The owner of the lodge said he didn’t recognize the area as being near his lodge and double-checked.


Turnbull said the vehicle was 6.37 miles farther along the road, meaning James Kim had walked that much farther than searchers first thought.


“Holy smokes, that was superhuman effort to get that many miles,” owner John James told the Grants Pass Daily Courier, referring to James Kim. The newspaper first reported about the error.


© 2006 The Associated Press. All rights reserved. This material may not be published, broadcast, rewritten or redistributed.

I just watched a helicopter rescue today on a local hike; guy may have blown out his knee; was sitting on the trail with some other people; thought maybe he was tired or maybe twisted an ankle. A few minutes later the helicopter flew over and lowered an EMT, secured him, and then the copter flew them off. What a difference if something like that happens away from civilization. It just makes you think.....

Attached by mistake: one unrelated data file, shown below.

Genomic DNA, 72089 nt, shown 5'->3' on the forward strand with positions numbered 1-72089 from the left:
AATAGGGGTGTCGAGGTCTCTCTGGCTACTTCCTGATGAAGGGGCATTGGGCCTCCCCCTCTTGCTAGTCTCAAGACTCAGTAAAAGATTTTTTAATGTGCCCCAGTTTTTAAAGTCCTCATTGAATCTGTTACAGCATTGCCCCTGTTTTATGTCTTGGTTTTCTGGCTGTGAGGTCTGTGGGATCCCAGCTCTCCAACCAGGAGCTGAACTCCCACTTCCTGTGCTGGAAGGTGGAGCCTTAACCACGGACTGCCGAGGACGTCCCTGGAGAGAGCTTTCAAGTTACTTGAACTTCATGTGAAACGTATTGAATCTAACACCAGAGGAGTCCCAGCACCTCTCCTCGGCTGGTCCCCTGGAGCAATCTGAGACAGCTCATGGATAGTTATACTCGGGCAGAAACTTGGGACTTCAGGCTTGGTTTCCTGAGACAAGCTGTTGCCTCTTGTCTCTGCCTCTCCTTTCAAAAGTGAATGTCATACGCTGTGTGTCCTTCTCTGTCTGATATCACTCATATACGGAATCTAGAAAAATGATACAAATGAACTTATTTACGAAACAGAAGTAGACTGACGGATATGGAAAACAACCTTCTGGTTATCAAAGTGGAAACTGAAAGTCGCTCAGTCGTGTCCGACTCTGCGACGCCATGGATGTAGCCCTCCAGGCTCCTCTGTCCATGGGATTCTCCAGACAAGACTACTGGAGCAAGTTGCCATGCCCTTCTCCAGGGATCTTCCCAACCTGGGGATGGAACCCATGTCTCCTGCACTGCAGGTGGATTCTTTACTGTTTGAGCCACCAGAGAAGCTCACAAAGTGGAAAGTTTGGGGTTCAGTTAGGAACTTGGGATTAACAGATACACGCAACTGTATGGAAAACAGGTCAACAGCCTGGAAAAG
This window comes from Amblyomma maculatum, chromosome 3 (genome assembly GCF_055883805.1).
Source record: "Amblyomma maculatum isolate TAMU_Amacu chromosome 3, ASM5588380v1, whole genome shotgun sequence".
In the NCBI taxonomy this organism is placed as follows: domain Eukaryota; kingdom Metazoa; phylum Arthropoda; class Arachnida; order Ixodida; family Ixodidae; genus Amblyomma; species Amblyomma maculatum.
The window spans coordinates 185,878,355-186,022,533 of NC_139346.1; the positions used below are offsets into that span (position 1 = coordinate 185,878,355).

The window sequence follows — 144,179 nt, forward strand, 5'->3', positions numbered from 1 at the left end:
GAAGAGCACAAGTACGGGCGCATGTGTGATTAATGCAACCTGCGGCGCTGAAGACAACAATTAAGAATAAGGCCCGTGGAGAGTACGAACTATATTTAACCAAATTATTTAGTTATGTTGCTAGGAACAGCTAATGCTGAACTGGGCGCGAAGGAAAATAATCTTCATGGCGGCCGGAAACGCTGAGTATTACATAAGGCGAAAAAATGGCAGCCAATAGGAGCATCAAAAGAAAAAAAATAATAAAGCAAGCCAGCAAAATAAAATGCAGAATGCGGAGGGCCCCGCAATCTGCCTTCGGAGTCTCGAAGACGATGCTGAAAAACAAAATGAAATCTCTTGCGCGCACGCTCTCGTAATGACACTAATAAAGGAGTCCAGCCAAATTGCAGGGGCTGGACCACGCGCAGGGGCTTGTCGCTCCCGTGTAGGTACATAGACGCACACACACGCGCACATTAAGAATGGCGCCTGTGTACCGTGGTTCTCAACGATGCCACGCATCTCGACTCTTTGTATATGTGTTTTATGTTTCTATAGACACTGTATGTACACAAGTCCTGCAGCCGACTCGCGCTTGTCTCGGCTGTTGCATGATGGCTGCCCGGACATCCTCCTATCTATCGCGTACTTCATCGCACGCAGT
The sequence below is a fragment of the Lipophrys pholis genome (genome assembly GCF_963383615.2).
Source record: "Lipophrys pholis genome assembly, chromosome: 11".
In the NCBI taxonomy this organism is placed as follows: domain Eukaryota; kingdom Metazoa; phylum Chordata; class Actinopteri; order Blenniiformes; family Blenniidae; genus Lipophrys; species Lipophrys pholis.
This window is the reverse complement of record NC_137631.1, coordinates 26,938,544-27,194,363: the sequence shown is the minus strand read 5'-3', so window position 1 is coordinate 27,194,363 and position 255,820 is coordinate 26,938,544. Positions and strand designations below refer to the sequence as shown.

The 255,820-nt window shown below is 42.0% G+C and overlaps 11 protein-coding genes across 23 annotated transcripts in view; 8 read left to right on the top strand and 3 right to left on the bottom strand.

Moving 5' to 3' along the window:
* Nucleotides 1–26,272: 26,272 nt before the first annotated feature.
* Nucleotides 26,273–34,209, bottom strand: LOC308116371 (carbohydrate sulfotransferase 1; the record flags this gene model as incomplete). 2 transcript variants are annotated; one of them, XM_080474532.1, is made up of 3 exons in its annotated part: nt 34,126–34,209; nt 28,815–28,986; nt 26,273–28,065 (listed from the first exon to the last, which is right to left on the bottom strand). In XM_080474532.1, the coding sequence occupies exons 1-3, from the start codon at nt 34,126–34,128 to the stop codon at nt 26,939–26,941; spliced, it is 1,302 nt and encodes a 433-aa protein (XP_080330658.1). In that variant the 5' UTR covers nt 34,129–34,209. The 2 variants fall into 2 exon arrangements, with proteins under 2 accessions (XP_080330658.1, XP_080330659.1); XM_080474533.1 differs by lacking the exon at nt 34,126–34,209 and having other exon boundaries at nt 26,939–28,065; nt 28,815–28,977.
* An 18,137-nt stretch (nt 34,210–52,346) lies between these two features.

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Postby dave54 » Sun Dec 10, 2006 6:32 pm

mountaineer wrote:Well that sucks! My paper today said they drove past signs that said the road could be closed by snow. There is ALWAYS something else to the story.:(


A common denominator in many tragedies is people who knew better continued on into deteriorating conditions, well past the point where the obvious warning indicators were shouting to stop -- Storm King firefighters, The Challenger shuttle disaster, numerous aircraft crashes, et al.

This is a well known phenomenom in accident investigations.
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Postby cmon4day » Mon Dec 11, 2006 1:00 am